Fishy Business: Historic Ephemera Traces History

E. Richard McKinstry is the Winterthur Library Director and Andrew W. Mellon Senior Librarian. He has served as president of the Ephemera Society of America, an experience that further enhanced his appreciation of printed ephemera and people who collect it.

Especially during the late 1800s and early 1900s, American manufacturers, retailers, and wholesalers used trade cards to advertise what they had for sale. Splendid examples of the printing process of chromolithography, trade cards were more often than not about the size of postcards. One side almost invariably contained an image and the name of a business, while the other side included text that further explained and lauded the product being promoted.

In part because of their colorful imagery, trade cards were highly collectible in years past and continue to be today. The Winterthur Library is home to several thousand, both in a separate trade card collection and scattered in scrapbooks and in other items. A fully indexed database, shortly to be added to the library’s online resources, will describe and picture nearly 6,000 of them.

Besides promoting particular products and services, trade cards shed light on historical events of their times. For instance, during the late 1880s, Henry Mayo & Co. of Boston, a firm that was known for canning food, advertised one of its products, minced codfish, using a trade card. At the time, the United States and England were battling diplomatically over fishing rights off the coast of Canada. The trade card shows figures representing America (Uncle Sam) and England (John Bull) and reads: “’Tis the national food and the food for international quarrels.” In effect, the Mayo company creatively used an international quarrel to its advantage in the marketplace.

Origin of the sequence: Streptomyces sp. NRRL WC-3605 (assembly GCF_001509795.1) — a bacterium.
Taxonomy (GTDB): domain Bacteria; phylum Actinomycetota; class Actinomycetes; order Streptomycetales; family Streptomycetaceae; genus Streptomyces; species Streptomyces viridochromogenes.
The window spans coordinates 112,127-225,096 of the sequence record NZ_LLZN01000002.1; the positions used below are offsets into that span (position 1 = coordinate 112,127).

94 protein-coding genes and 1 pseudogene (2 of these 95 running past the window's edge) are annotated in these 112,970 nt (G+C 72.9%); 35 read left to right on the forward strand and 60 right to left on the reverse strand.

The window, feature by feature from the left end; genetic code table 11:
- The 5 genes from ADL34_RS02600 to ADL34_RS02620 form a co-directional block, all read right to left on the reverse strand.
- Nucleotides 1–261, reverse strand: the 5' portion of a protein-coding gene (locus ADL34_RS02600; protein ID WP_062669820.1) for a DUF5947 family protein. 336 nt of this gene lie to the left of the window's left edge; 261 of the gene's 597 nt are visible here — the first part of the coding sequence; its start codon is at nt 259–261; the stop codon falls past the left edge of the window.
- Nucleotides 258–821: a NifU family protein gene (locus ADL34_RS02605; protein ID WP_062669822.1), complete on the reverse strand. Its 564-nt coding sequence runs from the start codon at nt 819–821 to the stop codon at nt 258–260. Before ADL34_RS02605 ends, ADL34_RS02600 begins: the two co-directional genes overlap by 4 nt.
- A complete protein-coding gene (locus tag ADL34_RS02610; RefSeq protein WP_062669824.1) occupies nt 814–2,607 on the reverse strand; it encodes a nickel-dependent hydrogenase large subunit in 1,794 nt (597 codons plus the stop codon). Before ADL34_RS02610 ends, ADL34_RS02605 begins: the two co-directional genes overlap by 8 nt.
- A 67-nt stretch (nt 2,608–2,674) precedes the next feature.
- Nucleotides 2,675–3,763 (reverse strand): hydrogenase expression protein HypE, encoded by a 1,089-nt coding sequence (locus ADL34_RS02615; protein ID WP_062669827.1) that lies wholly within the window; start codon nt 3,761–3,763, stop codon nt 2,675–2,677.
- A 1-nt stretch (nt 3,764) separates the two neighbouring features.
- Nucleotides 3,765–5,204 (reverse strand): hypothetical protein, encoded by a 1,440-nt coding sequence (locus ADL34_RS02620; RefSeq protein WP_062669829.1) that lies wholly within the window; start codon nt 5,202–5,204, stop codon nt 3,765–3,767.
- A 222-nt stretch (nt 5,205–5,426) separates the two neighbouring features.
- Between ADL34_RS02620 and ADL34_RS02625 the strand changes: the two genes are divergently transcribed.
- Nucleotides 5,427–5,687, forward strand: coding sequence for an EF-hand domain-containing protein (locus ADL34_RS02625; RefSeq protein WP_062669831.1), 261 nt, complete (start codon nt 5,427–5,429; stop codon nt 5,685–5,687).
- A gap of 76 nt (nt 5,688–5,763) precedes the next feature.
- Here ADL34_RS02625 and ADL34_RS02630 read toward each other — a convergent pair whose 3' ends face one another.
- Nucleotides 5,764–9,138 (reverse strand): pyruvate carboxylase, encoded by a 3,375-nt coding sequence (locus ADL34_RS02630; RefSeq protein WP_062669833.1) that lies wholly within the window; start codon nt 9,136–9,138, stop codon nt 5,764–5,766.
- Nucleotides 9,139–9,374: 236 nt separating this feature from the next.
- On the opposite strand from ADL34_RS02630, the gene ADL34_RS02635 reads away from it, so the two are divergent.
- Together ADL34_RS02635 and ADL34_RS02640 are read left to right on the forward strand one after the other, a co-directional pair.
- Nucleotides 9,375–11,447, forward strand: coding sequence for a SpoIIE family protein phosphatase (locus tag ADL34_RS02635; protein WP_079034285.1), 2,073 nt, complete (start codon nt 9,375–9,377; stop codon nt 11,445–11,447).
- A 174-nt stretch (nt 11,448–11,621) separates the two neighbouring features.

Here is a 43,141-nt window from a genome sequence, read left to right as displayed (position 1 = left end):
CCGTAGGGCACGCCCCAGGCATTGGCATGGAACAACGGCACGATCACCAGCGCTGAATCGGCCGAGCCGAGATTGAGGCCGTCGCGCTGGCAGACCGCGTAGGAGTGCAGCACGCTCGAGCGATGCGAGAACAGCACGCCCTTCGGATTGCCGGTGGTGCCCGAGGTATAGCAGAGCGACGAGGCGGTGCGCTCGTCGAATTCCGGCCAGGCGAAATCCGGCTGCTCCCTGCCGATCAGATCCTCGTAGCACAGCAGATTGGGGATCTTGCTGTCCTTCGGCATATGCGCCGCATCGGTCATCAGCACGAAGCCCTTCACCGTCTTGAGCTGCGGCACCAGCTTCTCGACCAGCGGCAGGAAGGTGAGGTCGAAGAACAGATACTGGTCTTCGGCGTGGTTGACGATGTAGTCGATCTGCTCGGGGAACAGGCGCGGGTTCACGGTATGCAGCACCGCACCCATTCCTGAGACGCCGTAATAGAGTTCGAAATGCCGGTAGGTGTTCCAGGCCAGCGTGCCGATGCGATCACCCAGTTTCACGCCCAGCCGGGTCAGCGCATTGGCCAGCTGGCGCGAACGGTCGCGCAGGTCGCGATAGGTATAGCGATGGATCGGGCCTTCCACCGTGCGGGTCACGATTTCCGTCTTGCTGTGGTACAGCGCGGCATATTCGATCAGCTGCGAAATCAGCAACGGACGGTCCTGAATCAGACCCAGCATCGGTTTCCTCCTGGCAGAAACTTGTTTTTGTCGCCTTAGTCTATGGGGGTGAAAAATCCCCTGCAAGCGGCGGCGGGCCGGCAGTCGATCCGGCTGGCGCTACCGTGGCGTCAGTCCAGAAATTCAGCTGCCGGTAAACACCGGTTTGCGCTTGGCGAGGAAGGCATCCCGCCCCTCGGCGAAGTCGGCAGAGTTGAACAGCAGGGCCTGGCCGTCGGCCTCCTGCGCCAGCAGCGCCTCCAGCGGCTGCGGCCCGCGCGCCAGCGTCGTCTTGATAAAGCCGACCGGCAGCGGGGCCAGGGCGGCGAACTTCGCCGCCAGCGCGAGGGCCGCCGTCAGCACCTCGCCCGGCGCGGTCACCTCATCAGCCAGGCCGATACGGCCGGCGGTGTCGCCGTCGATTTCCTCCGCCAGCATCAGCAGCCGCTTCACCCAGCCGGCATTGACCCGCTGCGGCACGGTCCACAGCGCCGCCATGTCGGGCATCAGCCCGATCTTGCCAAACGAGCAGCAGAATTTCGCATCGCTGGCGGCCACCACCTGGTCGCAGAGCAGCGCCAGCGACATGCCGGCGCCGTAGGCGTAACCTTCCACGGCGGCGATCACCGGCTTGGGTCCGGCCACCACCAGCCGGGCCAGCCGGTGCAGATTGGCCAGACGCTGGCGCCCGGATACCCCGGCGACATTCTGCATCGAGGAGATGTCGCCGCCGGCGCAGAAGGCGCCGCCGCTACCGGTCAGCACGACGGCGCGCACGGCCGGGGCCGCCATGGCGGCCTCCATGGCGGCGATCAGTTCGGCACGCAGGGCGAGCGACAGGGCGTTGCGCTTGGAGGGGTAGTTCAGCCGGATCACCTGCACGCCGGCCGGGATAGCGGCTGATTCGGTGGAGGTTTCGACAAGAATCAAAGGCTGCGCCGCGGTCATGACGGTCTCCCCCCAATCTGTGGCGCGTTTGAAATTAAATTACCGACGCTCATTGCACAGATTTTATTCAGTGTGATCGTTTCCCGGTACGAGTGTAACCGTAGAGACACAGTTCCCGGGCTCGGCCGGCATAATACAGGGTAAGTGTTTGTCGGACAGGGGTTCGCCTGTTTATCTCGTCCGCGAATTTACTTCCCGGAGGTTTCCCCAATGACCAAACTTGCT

Mayo’s card dovetails neatly with other illustrations of the day to help tell the story of late 19th-century American-English discord. A drawing from the pen of noted caricaturist and editorial cartoonist Thomas Nast also addressed the fishing rights issue. Entitled “Our Next Haul,” it appeared in Harper’s Weekly on June 19, 1886, on page 399.

Nast’s cartoon suggests that the United States might annex the Canadian maritime province of Nova Scotia as a way to resolve the diplomatic predicament with England concerning fishing rights. He pictures Nova Scotia as a sailing vessel entering Boston’s harbor. As it does, sailors replace the English flag with the Stars and Stripes. America offers its welcome. To the right, Nast depicts Newfoundland—a separate colony from Canada into the mid-20th century—as a water soaked dog, wondering if perhaps it would follow in Nova Scotia’s wake.

It is doubtful that Thomas Nast and Henry Mayo were personally acquainted, though Nast may have eaten Mayo’s food and Mayo probably knew of Nast because he was such a noted public figure. But what they each created separately regarding a burning diplomatic issue of their time unites them for today’s historian.

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